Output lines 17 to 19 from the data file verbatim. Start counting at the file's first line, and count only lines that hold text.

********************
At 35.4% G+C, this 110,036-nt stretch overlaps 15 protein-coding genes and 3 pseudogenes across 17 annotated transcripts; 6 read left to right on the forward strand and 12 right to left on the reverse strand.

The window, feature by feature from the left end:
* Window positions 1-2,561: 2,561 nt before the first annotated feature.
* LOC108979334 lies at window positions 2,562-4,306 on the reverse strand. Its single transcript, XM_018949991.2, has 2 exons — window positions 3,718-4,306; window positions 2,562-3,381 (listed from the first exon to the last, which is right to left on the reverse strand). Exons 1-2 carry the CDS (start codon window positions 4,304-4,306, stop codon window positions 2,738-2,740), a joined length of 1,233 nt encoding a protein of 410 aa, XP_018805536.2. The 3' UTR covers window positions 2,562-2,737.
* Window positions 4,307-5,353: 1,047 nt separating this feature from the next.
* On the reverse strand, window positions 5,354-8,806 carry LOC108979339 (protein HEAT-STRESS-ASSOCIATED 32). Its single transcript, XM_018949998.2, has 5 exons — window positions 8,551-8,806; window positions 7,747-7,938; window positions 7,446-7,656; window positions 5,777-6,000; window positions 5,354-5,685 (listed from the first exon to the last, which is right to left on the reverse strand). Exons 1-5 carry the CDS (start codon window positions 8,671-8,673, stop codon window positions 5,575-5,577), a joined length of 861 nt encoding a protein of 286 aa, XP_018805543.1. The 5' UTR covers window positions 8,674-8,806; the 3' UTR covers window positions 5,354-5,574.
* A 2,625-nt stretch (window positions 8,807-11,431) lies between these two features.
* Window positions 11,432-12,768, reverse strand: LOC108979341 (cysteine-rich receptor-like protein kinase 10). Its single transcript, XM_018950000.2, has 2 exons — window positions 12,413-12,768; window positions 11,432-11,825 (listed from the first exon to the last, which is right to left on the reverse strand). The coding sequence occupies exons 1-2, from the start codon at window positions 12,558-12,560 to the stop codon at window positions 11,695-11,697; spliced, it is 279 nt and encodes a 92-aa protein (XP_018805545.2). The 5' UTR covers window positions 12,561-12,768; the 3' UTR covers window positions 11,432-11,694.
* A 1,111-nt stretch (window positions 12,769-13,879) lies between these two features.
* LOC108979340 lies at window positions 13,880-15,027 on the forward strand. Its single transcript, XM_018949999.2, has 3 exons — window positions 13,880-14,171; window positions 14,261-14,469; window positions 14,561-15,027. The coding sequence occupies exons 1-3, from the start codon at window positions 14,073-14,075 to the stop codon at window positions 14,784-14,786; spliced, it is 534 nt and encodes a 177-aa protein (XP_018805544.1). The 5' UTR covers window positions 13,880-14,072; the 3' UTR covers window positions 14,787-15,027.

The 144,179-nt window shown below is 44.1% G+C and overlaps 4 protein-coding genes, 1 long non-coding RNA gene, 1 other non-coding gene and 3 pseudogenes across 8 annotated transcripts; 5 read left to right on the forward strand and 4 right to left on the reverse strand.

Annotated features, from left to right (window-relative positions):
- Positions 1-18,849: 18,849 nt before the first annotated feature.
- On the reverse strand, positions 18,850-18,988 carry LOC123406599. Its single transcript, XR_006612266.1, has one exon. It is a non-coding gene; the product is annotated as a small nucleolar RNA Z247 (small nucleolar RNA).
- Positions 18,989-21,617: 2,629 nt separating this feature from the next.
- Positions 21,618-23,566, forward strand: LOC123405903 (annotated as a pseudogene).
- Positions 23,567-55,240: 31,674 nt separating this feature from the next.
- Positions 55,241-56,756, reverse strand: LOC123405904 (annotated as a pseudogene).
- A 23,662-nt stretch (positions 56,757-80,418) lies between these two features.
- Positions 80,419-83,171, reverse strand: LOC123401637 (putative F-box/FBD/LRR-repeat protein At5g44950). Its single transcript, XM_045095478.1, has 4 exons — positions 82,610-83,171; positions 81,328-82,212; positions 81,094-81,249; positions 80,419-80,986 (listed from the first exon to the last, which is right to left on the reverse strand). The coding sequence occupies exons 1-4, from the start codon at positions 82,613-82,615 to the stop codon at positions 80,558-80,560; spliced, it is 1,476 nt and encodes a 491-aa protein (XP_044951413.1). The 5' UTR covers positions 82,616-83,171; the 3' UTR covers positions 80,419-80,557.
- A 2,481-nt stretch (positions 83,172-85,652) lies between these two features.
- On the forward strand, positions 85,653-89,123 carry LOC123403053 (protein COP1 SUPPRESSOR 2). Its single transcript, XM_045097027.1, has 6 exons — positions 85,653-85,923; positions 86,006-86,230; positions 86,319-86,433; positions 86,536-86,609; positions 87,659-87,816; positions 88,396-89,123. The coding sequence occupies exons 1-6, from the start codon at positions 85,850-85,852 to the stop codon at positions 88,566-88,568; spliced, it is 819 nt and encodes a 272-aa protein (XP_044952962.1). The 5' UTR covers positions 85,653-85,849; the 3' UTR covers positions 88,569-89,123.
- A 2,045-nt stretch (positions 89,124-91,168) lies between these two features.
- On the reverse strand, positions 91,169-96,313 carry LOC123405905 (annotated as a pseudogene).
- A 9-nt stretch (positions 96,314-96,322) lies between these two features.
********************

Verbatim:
- Positions 23,567-55,240: 31,674 nt separating this feature from the next.
- Positions 55,241-56,756, reverse strand: LOC123405904 (annotated as a pseudogene).
- A 23,662-nt stretch (positions 56,757-80,418) lies between these two features.